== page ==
The style emerged as a response to the stuffy design sensibilities of the traditional homes. No longer were some satisfied with hand-carved wood and pointed roofs. Modern architecture is all about doing away with unnecessary details and letting the actual basic structure of the house shine through.

The tell-tale traits of modern architecture are clean lines, flat or low-sloped roofs, and an untextured exterior. Modern homes take advantage of technologically advanced building materials like metal and concrete, and embrace natural lighting with large windows.

What About New Homes That Look Traditional?

Whether these homes count as traditional or modern is up for debate. On the outside, many newly-built homes draw inspiration from traditional styles – big porches, high roofs, and a combination of wood, brick, and stone exteriors (or synthetic materials that resemble them).

However, open up the doors to a present-day home and you’re likely to find features of modern architecture, like an open floor plan and plenty of natural light.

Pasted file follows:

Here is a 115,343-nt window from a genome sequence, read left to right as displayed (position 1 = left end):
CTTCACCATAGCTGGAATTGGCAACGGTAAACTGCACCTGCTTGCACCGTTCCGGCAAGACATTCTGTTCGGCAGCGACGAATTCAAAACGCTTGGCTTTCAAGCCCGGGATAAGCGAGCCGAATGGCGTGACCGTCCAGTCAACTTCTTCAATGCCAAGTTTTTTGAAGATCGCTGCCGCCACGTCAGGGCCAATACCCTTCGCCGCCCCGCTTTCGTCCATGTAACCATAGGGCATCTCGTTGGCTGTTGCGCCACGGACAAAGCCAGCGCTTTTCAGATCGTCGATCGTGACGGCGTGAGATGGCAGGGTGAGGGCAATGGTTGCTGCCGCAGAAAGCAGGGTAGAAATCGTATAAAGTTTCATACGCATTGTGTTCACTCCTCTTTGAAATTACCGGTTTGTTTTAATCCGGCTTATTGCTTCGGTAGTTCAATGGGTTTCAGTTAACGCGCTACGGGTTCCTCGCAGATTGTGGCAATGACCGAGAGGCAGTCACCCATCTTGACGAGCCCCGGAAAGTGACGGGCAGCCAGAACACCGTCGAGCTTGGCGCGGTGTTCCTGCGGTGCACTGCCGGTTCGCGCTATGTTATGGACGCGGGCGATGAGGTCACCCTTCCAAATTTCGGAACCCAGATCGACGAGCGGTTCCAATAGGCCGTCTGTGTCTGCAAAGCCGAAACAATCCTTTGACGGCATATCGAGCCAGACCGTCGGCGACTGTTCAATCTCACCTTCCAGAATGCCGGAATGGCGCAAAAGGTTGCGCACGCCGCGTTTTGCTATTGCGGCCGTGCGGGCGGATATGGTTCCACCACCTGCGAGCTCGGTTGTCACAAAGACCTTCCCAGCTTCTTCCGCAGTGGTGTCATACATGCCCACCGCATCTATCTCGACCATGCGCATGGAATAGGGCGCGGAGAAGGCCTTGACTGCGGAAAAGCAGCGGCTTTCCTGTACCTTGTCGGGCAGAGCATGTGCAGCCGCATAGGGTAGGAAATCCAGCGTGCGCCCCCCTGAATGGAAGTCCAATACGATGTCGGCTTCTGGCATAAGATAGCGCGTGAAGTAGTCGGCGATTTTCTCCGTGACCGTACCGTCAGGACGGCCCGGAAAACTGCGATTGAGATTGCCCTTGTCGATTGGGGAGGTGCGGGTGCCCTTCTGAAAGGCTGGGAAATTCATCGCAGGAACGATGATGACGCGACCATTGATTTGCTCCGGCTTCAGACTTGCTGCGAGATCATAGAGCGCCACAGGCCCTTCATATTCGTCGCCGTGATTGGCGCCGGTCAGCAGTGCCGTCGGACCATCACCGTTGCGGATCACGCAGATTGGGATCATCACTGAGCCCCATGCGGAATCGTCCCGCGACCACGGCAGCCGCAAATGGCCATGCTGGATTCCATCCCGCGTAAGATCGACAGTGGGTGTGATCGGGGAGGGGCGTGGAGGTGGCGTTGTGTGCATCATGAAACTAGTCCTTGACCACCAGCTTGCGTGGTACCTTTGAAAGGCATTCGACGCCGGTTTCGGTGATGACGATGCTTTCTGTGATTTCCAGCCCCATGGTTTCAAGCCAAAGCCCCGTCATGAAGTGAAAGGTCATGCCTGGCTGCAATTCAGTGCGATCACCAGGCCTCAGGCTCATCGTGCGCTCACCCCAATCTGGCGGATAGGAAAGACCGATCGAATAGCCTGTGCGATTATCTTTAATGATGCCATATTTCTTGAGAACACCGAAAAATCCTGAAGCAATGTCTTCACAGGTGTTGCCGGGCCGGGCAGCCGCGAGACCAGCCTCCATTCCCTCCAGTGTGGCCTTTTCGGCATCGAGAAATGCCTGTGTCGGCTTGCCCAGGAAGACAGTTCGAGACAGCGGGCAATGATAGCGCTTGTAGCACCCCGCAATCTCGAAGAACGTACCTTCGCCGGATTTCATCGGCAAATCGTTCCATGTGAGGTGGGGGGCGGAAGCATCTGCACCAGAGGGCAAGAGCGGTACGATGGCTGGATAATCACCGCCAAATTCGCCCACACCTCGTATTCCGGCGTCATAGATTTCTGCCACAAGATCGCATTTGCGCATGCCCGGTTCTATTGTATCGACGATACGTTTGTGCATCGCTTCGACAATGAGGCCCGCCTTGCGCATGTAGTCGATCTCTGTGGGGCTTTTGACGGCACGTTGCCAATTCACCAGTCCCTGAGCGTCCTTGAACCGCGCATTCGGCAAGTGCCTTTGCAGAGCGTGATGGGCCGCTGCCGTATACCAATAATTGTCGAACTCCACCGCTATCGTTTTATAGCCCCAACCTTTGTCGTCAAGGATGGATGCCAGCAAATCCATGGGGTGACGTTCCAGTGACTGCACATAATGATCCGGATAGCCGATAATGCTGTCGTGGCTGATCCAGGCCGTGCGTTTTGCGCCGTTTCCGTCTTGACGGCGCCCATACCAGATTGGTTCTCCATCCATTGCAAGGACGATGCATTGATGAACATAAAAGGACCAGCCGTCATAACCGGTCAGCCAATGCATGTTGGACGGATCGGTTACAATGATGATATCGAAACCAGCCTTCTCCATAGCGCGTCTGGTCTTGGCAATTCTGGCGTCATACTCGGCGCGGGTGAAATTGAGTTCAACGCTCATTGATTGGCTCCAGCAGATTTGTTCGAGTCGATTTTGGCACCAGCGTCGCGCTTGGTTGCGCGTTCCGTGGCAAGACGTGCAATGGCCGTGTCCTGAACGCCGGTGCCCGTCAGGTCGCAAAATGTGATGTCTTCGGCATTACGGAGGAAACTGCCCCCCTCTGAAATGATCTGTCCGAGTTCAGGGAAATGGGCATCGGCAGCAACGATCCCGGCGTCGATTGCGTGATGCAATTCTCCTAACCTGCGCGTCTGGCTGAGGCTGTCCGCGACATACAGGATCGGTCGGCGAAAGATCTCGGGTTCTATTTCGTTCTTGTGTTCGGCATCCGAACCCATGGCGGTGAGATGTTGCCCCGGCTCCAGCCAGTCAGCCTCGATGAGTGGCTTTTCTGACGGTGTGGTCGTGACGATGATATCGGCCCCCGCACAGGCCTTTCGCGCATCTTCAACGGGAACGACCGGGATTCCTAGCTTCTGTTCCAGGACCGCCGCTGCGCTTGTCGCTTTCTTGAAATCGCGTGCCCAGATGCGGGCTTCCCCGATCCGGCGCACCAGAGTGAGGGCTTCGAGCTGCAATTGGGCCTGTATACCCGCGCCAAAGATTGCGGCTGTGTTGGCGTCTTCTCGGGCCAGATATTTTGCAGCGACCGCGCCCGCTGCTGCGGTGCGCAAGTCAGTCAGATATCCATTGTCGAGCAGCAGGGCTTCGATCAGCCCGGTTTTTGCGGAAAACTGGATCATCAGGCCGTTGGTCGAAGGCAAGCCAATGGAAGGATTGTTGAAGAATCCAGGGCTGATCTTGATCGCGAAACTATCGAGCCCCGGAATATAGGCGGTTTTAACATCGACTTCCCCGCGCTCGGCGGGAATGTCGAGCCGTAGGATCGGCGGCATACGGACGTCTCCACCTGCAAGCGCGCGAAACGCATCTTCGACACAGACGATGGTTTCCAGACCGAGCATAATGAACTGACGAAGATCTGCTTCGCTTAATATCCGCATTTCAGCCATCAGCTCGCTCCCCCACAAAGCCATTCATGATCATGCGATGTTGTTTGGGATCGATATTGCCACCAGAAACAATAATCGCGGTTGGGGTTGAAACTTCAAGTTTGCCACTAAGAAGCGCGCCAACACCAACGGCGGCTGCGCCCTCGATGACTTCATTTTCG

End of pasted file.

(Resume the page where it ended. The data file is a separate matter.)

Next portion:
Architecture purists may argue that a traditional home is one built during the era where those homes were in style. If you see it that way, traditional-looking suburban homes of today are neither traditional nor modern. But you could also say they fall under the scope of either traditional or modern.

How Ikea Could Dominate the Smart Home Market

Like its furniture, Ikea’s smart lighting system is affordable, modular, and easy to set up.

There’s lots to love about smart home technology. It can make daily tasks easier and more efficient, and it’s more than a little fun to bark orders to the systems in your home.

Unfortunately, smart tech can also be frustrating, confusing, and a huge pain to get up and running.

That’s where Ikea can do things differently.